[Freshmeat]’s work is not the only custom Kerbal controller. There’s a whole thread of them, with implementations that would look great in everything from a modern spaceplane to kerbalkind’s first steps into the milky abyss of space. There’s even one over on the Hackaday projects site, ready to fly Bill, Bob, and Jeb to the mün or a fiery explosion. Either one works.
Thanks [drago] for the tip.
Moore’s law is the observation that, over the history of computing hardware, the number of transistors on integrated circuits doubles approximately every two years. This rapid advancement is certainly great for computing power and the advent of better technology but it does have one drawback; otherwise great working hardware becomes outdated and unusable. [Dave] likes his flight simulators and his old flight sim equipment. The only problem is that his new-fangled computer doesn’t have DA15 or DE9 inputs to interface with his controllers. Not being one to let something like this get him down, [Dave] set out to build his own microcontroller-based interface module. He calls it the Multijoy_Retro.
Continue reading “Multijoy_Retro Connects Your ‘Wayback’ to your ‘Machine’”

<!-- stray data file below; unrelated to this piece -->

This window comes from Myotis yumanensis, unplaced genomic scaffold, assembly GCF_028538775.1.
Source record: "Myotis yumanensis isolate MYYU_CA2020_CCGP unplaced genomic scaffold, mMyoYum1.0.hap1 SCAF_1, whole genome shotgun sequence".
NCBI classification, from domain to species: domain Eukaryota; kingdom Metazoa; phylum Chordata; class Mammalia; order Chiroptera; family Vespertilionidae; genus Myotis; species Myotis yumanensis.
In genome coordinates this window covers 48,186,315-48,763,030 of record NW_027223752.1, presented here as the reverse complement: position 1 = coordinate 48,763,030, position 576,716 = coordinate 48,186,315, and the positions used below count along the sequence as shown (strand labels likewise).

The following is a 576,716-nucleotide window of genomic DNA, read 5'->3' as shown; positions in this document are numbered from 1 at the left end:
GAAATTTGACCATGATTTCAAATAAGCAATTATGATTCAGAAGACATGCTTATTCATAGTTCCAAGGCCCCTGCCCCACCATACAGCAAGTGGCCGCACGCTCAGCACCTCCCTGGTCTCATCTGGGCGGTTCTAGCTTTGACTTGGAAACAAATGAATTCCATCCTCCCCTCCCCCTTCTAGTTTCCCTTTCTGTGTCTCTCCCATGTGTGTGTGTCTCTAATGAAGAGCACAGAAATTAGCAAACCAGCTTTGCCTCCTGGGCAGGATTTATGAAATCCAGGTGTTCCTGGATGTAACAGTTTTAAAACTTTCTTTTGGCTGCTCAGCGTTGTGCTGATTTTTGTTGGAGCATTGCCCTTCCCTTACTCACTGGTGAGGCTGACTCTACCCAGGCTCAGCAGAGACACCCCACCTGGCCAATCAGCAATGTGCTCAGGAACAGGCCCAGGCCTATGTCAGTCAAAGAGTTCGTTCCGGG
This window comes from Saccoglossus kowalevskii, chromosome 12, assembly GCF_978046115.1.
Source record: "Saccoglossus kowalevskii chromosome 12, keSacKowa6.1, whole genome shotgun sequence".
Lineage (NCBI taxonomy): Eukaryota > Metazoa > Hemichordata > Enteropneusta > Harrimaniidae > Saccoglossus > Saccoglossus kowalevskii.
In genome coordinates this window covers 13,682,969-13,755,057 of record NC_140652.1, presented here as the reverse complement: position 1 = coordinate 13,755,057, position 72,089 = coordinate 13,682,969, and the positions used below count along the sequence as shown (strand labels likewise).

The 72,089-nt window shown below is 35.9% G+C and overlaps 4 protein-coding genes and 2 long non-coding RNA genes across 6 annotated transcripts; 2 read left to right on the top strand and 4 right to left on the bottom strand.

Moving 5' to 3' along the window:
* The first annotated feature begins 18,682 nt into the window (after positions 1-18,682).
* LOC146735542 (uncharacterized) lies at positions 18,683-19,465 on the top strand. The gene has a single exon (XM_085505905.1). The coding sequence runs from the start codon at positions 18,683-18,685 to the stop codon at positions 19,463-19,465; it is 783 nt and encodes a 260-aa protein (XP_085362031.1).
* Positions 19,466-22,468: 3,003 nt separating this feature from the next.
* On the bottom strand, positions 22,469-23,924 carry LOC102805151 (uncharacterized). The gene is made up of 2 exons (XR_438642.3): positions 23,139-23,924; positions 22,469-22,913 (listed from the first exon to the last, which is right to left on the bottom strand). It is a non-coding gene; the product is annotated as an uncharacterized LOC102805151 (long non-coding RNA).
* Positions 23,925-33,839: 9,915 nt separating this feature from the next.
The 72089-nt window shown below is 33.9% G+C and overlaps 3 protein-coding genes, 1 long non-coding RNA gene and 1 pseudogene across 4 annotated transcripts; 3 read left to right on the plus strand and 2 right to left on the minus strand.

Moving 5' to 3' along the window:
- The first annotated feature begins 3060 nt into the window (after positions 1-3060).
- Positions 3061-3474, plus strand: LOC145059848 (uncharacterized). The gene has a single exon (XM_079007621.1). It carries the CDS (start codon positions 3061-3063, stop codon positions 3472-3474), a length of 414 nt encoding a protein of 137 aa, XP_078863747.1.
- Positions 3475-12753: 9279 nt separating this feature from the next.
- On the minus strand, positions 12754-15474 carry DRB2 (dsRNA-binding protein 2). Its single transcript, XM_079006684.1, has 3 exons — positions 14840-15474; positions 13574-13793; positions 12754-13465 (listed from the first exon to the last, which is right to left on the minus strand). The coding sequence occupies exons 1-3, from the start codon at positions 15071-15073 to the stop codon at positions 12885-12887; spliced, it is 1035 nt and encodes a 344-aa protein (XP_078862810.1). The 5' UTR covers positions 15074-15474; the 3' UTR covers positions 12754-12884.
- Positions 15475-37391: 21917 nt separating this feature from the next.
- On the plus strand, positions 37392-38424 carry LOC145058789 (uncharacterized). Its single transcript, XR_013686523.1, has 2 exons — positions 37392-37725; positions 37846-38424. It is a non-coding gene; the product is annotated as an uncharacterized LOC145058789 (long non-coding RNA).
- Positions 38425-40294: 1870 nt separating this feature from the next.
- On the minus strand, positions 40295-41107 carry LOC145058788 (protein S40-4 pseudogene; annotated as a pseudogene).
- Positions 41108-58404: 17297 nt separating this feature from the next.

Remember that feature a few days ago about the Cessna 172 flight simulator? It was pretty awesome. But do you know what it was missing? It was missing this. A fully motion-controlled, pneumatically driven, flight simulator cockpit.
[Dominick Lee] is a high school senior, and he was able to whip together this awesome flight simulator made out of PVC pipe, pneumatic cylinders, an Arduino, a projector, and a gaming PC — in just a few months time! He calls it the LifeBeam Flight Simulator, and he’s released all the information required to make one yourself.
It’s most similar to a Stewart platform simulator, which features 2 degrees of freedom, but instead of 6 actuators, this one runs on only two pneumatic cylinders. It works by exporting the roll and pitch (X and Y) data from the game, and then parsing it to an Arduino which controls the pneumatic valve amplifier, powering the cylinders.
It’s an amazing project, and it sounds like [Dominick] had an awesome physics professor, [Dr. Bert Pinsky], to help mentor him. Don’t forget to check out the demonstration video!
Continue reading “Pneumatic Powered Flight Simulator”
As anyone who has downloaded Microsoft Flight Simulator X or X-Plane knows, piloting an aircraft using a keyboard and mouse just doesn’t work. If you’re going to get in to the world of flight simulators, it’s best to go all-in. [Stevenarango] knows this and built a great Cessna 172 cockpit for his personal use.
All the gauges, instrument panels, and controls are from Saitek, one of the best manufacturers of home/hobbyist flight controls. The instruments were mounted on a 5mm piece of PVC, which is mounted on a C172 cockpit-sized wooden frame. All the instruments, from the throttle, pedals, yoke, trim wheel, individual LCD steam gauges, and multi panel are driven by USB.